Tony Hung
School of Engineering & Applied Sciences
Email: tonyhung [at] fas.harvard.edu

 

  


Tony Hung is 3rd year doctoral student in the School of Engineering and Applied Sciences pursuing micro-fluidics research in David Weitz's lab.  The overarching goal of his current work is the development of a rapid genome sequencing machine utilizing emulsion micro-fluidic technology, that would be competitive for the Genomics X PRIZE.  The broad nature of the goal necessitates the merging of research in bioinformatics, genetics, micro-fluidics, optics, and protein scale biomechanics.

Before Harvard, Tony completed a Bachelor's in Chemical Engineering from Stanford University where he worked with self-assembly of lipo-protein complexes in the lab of James Swartz.  The work, which was funded by NASA and the Office of Naval Research utilized water transport proteins to create an active biological membrane for filtering water for use on-board manned spaceflights and submarines.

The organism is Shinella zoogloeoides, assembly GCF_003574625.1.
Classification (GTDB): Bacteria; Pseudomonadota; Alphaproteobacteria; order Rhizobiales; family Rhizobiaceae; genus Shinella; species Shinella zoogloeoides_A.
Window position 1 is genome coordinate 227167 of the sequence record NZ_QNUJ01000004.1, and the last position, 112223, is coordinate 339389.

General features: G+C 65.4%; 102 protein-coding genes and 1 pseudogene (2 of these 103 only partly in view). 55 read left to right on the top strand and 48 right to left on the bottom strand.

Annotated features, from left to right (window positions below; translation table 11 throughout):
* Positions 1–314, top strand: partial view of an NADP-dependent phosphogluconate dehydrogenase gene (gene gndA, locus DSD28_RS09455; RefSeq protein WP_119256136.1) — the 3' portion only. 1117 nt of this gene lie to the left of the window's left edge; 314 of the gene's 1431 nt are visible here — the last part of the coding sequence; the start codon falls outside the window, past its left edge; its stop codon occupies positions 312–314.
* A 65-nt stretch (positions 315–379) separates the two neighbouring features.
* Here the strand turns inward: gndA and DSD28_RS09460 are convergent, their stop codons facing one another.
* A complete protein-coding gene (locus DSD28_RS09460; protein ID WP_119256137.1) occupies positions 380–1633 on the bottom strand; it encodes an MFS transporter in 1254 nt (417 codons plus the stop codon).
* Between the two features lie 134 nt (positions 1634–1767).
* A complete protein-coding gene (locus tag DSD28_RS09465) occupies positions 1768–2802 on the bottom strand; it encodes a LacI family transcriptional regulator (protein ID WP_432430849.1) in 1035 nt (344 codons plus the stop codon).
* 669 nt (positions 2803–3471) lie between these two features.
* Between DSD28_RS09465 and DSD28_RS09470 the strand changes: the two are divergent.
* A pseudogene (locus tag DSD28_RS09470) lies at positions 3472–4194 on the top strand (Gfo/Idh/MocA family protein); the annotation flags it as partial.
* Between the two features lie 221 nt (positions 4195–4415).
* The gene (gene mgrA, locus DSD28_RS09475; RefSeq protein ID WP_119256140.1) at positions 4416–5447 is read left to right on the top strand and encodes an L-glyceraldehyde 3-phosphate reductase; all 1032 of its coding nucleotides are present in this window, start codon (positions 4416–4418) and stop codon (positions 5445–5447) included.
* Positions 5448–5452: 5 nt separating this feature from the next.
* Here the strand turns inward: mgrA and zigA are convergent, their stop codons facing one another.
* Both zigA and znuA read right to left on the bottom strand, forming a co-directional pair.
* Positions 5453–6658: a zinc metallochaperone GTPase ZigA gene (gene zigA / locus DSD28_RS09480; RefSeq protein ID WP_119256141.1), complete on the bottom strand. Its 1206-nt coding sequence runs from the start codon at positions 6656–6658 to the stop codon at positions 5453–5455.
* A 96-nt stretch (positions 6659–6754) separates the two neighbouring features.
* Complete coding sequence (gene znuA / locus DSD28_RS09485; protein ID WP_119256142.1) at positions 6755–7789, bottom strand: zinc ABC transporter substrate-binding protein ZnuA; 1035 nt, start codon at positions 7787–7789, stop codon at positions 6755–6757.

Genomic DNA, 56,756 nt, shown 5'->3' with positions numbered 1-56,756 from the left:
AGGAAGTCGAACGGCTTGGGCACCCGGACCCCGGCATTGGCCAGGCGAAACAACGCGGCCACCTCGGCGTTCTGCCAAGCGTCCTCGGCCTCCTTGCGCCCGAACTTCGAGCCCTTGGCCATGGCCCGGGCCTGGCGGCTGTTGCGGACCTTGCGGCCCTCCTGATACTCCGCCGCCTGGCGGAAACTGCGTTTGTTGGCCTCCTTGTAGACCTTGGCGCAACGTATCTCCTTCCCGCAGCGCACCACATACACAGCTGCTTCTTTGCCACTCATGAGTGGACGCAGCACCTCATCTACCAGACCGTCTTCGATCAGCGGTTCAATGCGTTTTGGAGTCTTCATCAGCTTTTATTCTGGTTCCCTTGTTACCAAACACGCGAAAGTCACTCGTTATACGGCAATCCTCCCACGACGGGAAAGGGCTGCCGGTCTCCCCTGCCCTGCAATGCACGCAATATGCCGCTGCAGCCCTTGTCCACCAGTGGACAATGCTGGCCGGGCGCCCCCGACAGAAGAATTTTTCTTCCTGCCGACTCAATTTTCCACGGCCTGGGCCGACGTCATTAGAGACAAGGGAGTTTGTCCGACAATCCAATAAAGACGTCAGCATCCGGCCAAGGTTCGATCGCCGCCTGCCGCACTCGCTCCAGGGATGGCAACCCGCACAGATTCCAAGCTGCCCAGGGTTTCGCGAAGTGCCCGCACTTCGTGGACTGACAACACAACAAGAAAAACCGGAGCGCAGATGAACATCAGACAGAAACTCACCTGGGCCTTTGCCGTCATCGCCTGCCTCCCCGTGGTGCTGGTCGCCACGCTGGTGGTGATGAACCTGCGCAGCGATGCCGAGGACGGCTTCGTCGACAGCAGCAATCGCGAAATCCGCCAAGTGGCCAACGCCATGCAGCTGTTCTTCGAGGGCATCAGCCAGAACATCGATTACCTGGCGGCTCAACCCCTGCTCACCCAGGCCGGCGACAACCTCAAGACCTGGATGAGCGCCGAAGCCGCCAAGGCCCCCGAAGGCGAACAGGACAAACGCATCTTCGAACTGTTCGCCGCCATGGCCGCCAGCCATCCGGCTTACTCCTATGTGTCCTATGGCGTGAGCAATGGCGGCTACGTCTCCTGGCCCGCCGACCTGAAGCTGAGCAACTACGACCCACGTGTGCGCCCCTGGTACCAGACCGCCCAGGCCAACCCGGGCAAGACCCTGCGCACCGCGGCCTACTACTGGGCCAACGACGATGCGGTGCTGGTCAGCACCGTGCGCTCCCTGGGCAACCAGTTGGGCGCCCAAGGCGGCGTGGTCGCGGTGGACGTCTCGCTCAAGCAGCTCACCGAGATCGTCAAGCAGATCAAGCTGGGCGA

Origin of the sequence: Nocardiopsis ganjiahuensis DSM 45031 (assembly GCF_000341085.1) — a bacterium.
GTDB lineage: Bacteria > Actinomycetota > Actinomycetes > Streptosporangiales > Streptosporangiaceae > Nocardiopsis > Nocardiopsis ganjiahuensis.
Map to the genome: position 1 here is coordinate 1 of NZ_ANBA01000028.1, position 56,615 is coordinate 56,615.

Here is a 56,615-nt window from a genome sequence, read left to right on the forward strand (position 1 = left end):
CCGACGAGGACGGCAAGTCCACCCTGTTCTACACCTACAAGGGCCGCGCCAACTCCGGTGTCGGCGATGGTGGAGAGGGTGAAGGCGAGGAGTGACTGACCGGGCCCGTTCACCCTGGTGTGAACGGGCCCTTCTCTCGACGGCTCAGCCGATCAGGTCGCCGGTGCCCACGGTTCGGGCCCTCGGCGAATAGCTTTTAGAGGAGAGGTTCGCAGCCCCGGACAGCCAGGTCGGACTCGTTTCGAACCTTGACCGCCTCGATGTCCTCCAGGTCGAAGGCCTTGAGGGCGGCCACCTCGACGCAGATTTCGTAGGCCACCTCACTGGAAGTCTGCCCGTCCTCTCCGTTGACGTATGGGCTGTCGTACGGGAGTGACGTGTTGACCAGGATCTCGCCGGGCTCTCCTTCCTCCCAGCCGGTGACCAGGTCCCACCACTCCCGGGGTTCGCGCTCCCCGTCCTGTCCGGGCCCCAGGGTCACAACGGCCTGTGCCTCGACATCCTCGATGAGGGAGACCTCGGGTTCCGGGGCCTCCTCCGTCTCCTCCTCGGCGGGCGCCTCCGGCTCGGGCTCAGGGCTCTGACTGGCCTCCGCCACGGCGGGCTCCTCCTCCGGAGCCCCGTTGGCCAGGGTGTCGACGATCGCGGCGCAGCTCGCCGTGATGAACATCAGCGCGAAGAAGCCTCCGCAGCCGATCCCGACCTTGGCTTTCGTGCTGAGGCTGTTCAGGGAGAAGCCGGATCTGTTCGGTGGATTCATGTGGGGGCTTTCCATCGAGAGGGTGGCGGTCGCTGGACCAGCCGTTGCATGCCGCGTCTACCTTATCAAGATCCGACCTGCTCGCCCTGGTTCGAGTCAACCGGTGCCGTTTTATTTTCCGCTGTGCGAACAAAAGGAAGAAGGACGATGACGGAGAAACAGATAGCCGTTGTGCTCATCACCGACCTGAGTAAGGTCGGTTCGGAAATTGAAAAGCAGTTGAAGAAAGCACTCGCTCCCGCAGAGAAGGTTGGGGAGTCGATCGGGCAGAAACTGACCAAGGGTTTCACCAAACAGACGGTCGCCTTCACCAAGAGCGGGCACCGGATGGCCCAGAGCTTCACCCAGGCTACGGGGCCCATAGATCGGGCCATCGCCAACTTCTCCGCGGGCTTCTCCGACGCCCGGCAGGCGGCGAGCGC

A tangential interest of Tony is the combination of research with entrepreneurship.  As such he has been involved with start-up efforts on four continents.




 

Louise Marie Jawerth
School of Engineering & Applied Sciences
Email: ljawerth [at] fas.harvard.edu

 

 

Louise Jawerth is a 5th year doctoral student in the School of Engineering and Applied Sciences.  Louise is a member of the Weitz lab.

Louise's research tries to understand how small changes in biopolymers (~um sized) lead to large (~cm sized) changes in the bulk properties of biopolymer networks. In particular, she is currently investigating collagen and fibrin biopolymer networks. When these networks are sheared they undergo strain stiffening. To understand the individual filament dynamics that gives rise to this bulk property, she imagines the biopolymer networks as they are sheared using confocal microscopy. Louise also studies how small contractions and rearrangements in collagen networks made by embedded cells gives rise to more global network change.

 


 

Benjamin Jordan
Department of Organismic & Evolutionary Biology
Email: bjordan [at] oeb.harvard.edu